Friday, Oct 2 | 1:15-2:25 pm
DEEP CONVERSATIONS | Room 210 (Instrumental Hall)
Precursory Aesthetics to the Deep Ecology Movement
Deep Ecology is situated in the justification of the environment as an aesthetic phenomenon; the genealogy of this hermeneutic follows the thought of existentialist philosopher Martin Heidegger to the ideas of philosopher Friedrich Nietzsche, who sought to abolish from philosophy the Platonic pursuit of a disembodied truth and to replace at its centre the cultivation of life as an artistic statement, which renders life meaningful in and of itself. Applied to the motivation of the artist, aesthetics is most essentially the question of whether art is a “lie” posed against nature, as argued by Oscar Wilde, or whether it is an address to and embodiment of nature, as articulated by Friedrich Nietzsche. Wilde’s conception of art as artificial beauty created by the artist against nature leads him to conclude that nature is aesthetically displeasing, something which must be improved and enhanced by the artist through its portrayal in artistic media such as poetry and the visual arts, as he argues in “The Decay of Lying.” Nietzsche, conversely, despised the “art for art’s sake” aesthetic articulated by Wilde, writing in Twilight of the Idols that “[a]rt is the great stimulus to life: how could it be thought purposeless, aimless, l'art pour l'art?” (p. 93).
This presentation will explore these two competing conceptions of aesthetics as they relate to the justification or devaluing of nature as an aesthetic phenomenon. This presentation will then consider the implications of these conceptions from the contemporary Deep Ecology Movement. Presenting Oscar Wilde and Friedrich Nietzsche as representatives of the two competing conceptions, I also invoke the ideas of Jewish philosopher Martin Buber, discussing Buber’s contribution to the Deep Ecology Movement through the application of his I-Thou philosophy the environment.
Nicolas Noble is a graduate student enrolled in the Masters of Interdisciplinary Humanities Program at Trinity Western University in Canada. He is the editor-in-chief of [spaces] literary journal, and also serves as a teaching and research assistant to many professors at the university. He has presented at numerous conference in British Columbia on a variety of topics. His main research interests are John Milton, William Blake, Friedrich Nietzsche, the incarnations of the Faust myth in the western literary cannon, and German modernist literature. In the future, he intends to continue his studies in literature in a PhD. Program in Canada or in Britain.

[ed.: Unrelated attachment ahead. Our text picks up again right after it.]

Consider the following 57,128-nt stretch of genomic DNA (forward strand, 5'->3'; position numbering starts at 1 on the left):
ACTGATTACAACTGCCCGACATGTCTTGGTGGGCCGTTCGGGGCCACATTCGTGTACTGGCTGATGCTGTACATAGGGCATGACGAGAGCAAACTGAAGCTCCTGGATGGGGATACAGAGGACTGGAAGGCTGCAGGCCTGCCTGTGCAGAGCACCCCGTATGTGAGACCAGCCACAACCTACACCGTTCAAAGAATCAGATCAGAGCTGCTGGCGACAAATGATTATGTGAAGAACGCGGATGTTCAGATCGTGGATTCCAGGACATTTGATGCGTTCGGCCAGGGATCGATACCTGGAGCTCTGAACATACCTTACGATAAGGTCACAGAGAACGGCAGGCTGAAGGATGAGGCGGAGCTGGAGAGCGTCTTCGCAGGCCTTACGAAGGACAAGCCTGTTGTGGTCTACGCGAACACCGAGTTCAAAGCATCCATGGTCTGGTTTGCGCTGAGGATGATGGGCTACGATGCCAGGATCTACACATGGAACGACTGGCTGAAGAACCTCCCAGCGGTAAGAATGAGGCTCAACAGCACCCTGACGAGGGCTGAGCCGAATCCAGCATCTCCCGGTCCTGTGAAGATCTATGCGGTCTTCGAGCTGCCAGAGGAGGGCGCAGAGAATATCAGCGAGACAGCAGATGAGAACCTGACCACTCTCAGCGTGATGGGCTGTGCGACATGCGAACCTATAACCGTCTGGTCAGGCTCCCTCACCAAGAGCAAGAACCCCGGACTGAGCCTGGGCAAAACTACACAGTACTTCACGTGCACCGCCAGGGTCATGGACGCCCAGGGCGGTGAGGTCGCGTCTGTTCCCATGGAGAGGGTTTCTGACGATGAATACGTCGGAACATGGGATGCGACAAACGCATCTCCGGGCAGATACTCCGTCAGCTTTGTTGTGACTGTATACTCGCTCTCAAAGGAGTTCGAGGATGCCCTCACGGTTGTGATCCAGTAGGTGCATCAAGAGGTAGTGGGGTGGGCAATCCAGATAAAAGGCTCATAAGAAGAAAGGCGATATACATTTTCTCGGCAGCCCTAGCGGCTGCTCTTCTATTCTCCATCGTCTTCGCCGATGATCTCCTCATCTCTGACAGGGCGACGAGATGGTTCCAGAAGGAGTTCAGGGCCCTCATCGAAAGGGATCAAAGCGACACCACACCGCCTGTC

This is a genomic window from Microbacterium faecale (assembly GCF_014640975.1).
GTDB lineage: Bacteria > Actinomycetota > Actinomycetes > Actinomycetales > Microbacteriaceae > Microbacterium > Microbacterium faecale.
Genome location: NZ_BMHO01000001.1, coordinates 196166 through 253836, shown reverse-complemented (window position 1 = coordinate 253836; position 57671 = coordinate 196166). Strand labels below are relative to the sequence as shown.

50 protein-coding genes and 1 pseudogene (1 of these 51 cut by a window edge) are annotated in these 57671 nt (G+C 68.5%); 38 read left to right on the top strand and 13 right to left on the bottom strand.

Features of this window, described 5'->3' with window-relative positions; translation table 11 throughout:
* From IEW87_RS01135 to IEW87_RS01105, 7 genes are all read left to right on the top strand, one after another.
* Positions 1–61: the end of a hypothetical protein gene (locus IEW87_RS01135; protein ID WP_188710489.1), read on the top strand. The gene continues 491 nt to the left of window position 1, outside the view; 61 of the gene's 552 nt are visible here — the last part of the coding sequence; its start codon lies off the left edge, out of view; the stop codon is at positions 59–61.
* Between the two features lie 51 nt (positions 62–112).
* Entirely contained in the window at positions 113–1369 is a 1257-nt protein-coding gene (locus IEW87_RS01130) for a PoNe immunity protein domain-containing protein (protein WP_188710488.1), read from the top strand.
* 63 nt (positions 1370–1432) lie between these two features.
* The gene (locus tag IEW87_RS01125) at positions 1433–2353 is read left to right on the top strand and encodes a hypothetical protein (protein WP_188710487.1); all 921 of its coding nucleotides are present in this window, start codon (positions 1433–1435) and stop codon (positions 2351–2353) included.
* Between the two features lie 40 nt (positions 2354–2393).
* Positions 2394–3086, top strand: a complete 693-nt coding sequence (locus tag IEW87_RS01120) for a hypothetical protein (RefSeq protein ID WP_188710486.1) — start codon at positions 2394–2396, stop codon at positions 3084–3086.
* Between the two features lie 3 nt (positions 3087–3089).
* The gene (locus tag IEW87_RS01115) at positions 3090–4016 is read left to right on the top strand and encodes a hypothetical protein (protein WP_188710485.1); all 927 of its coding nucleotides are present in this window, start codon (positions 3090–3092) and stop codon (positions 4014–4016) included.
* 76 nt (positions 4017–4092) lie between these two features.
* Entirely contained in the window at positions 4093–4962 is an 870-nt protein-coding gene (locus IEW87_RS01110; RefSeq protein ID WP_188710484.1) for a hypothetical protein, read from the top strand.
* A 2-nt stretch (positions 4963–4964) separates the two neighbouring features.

A Strain of the Earth’s Sweet Being: Gerard Manley Hopkins and Vincent van Gogh in Conversation
Sharon Fish Mooney
Gerard Manley Hopkins and Vincent van Gogh were contemporaries, born within nine years of each other and dying within one year. Though there is no indication they ever met, they shared much in common; this included a way of looking at a world “charged with the grandeur of God” as Hopkins penned, and a world where we are “surrounded by poetry on all sides” as van Gogh expressed in his art and letters.
In response to their understanding of creation, Hopkins and van Gogh shared similar views about threats to the natural environment. “And all is seared with trade; bleared, smeared with toil/And wears man’s smudge and shares man’s smell…” wrote Hopkins, reflecting on man’s exploitation of nature in God’s Grandeur. “The part of Brabant I know well has since changed enormously through land reclamation and industry” van Gogh wrote to an artist friend. “Well, what will remain in me is something of the austere poetry of the true heathland.”
Hopkins, the Jesuit priest who originally wanted to be an artist, repeats environmental themes in his nature poems, calling the reader to observe and respond. Van Gogh, the artist who originally wanted to be a pastor, echoes similar themes in paintings like Heath with a Wheelbarrow which reflects the “austere poetry” he saw in Drenthe compared to changes brought about in Brabant.
My PowerPoint presentation will incorporate slides of van Gogh’s paintings coupled with excerpts from Hopkins poems, van Gogh’s letters and some of my own ekphrastic poetry based on van Gogh’s art. I will focus my remarks on the poetic understanding of the environment van Gogh and Hopkins shared, how their perspective impacted their lives and influenced both their art and poetry, and what they can teach us as artists, educators and poets.
Sharon Fish Mooney’s poems have appeared in RUMINATE, First Things,Modern Age and Christian Research Journal. She won the inaugural Frost Farm prize and has lectured on art and poetry at the European Association for the Study of Religions’ conference, Groningen University, Netherlands, the Gerard Manley Hopkins Conference, Regis University, Denver, and Trinity Western’s VERGE conference on art and narrative. Her book of poetry after the art of Vincent van Gogh is forthcoming from Wipf and Stock. She teaches nursing research for Regis University and Indiana Wesleyan and has a PhD from the University of Rochester.